And now for the results. There are now 4 reviews on Goodreads, three of which state that they received the book in a Giveaway.  The fourth reviewer didn’t say one way or the other whether she bought the book or got it for free, but her review was very positive and she posted it on Amazon, too.  In fact, all the reviews are positive–but there are still so very few. I’ve since heard from a fellow writer in my online writing group that Goodreads Giveaway reviews come in slowly so more reviews may come from this Giveaway.  But the cost for each review at this point works out to be about $30–a lot less than Kirkus Reviews.  I could, of course, reduce costs by not offering the Giveaway to Canadian readers and planning far enough ahead so I wouldn’t have to pay for rush shipping, but I don’t think I’ll do it again.

Now I wish I’d followed the romance publisher’s advice.  I’m going to check out NetGalley to see whether they allow books that have already been published to go onto their site.  Or I may put ‘L.A. Ladies” into Kindle Select and run a freebie sale. I’ll let you know what happens next.


New! ‘L.A. Ladies’ romantic mystery novel is now available on Kindle, Nook and Kobo!

L.A. Ladies ebook cover

The ebook cover of ‘L.A. Ladies’. It is now available for pre-order of Kindle

Today is definitely a happy day!  After working on this novel for a year–off-and-on–it went live on Kindle, Nook and Kobo at midnight. I have a ‘slight misadventure’ to report, however. Yesterday at a little after 4 p.m. I received an email from Amazon telling me ‘L.A. Ladies’ was live.  It was eight hours earlier than I thought, but I assumed that Amazon must function on Greenwich Mean Time–that’s near London–and it was just after midnight there.  So I activated two advertising campaigns. When I got around to looking at the actual page on Kindle, the order button still read ‘pre-order now’.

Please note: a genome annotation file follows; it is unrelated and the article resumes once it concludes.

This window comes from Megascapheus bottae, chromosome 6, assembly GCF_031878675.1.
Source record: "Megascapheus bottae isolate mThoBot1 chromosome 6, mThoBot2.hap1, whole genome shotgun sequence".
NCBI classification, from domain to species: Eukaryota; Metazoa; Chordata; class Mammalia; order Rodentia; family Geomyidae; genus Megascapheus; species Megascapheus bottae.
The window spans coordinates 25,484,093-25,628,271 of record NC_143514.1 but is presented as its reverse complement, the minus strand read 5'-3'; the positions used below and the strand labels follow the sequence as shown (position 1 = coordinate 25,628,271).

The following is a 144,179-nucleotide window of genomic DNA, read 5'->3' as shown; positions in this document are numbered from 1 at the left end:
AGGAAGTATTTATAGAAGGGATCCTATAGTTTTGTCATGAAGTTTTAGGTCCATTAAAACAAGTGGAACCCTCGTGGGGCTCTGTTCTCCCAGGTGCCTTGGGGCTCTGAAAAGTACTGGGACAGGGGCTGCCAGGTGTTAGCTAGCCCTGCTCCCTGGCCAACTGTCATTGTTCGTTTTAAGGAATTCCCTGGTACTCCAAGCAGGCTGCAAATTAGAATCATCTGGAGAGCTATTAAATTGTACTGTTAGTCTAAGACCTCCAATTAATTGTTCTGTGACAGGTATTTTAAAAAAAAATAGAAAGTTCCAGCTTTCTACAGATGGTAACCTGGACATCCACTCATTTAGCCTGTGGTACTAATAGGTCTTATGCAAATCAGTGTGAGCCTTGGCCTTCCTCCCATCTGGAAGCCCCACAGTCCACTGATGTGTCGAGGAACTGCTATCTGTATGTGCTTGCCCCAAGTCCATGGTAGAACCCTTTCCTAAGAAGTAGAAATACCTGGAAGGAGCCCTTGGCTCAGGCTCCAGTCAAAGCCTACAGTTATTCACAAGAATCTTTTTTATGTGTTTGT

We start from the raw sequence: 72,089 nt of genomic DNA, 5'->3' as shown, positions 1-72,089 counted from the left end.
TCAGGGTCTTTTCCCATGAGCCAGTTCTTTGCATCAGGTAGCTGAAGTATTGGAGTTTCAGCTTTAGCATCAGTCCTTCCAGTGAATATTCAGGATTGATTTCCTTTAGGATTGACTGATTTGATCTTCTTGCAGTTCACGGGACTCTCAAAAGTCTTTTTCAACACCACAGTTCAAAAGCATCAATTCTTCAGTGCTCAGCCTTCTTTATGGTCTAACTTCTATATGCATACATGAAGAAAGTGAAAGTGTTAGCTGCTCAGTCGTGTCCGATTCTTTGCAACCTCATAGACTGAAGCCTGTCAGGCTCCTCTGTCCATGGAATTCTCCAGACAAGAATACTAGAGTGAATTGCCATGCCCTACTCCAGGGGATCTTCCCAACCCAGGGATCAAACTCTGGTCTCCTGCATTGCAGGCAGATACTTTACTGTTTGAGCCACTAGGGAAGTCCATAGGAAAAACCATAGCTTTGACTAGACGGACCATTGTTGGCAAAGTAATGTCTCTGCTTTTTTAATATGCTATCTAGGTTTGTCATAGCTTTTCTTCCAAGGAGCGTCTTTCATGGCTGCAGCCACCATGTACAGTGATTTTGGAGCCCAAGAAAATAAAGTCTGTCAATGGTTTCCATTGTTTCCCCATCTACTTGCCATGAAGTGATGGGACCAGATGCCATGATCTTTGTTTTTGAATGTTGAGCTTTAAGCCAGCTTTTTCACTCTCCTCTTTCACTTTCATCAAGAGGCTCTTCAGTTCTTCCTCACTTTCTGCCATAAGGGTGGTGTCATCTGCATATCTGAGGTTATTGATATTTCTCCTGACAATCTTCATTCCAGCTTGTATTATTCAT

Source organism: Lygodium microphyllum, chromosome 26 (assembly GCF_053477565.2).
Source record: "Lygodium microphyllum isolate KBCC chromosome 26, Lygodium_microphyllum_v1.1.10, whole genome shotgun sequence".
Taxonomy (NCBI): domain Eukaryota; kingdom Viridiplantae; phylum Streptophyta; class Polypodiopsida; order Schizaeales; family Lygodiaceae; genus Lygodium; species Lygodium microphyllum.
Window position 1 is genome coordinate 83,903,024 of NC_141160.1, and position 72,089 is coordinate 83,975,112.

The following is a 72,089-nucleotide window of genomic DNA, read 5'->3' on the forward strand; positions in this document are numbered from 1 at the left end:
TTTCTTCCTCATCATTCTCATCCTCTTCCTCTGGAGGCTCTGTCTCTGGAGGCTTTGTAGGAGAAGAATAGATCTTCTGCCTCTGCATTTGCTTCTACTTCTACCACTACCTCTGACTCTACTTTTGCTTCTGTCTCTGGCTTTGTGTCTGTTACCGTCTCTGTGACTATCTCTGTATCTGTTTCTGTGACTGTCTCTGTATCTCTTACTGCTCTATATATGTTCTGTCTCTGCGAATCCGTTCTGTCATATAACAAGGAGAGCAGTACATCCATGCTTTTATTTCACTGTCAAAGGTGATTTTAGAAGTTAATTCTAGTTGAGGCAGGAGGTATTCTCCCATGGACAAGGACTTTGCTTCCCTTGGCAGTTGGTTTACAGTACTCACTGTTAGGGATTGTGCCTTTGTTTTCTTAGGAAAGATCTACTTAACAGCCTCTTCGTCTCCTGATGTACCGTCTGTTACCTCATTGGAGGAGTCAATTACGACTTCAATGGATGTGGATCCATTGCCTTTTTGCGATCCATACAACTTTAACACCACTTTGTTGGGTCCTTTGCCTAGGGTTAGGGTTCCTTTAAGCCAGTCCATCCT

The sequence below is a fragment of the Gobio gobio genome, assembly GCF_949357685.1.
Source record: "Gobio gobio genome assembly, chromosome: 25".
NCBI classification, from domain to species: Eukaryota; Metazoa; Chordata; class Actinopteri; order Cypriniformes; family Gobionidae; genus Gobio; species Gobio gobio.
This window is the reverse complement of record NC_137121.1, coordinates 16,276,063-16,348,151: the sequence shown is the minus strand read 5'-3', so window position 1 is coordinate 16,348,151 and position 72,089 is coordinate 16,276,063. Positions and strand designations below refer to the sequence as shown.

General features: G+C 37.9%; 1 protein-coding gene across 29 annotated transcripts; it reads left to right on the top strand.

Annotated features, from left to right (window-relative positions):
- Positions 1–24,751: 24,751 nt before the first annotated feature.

Did I lose some sales?  I don’t know.  This morning my pre-orders appeared as sales, so everything is running fine now.

In this novel Robin, who has lived a privileged life in Los Angeles,  begins anew after the unexpected death of her husband and finds herself in situations she never dreamed she would encounter. Love and danger seem to be turning her new life upside down. And the collie on the cover? Her name is Pretty Girl and she plays an important role at two turning points in the book.

Here is where you can find the ebook:

Kindle

Nook

Kobo

It is also available as a paperback on Amazon.


L.A. Ladies now available for pre-order on Kindle and Nook

Tooting my own horn here!  My new novel, ‘L.A. Ladies‘ is now ready for pre-ordering on Kindle. You can find it here and read more about Robin, a ghost-blogger who is re-starting her life after the death of her husband. (And–Yes!–a collie is a character in the novel.)

The paperback edition will published on February 18th, too.

This romance-mystery is available for pre-order at other online bookstores, including Nook and Kobo. Coming soon on iTunes and Scribd.

L.A. Ladies ebook cover

The ebook cover of ‘L.A. Ladies’. It is now available for pre-order of Kindle


‘Speak’ and ye shall find ghost words, typos and other errors

Frog Gate to River Walk Studio City

In the romance novel ‘L.A. Ladies’ Robin goes for walks along the L.A. River. This photo is of the frog gate leading to one path along the river.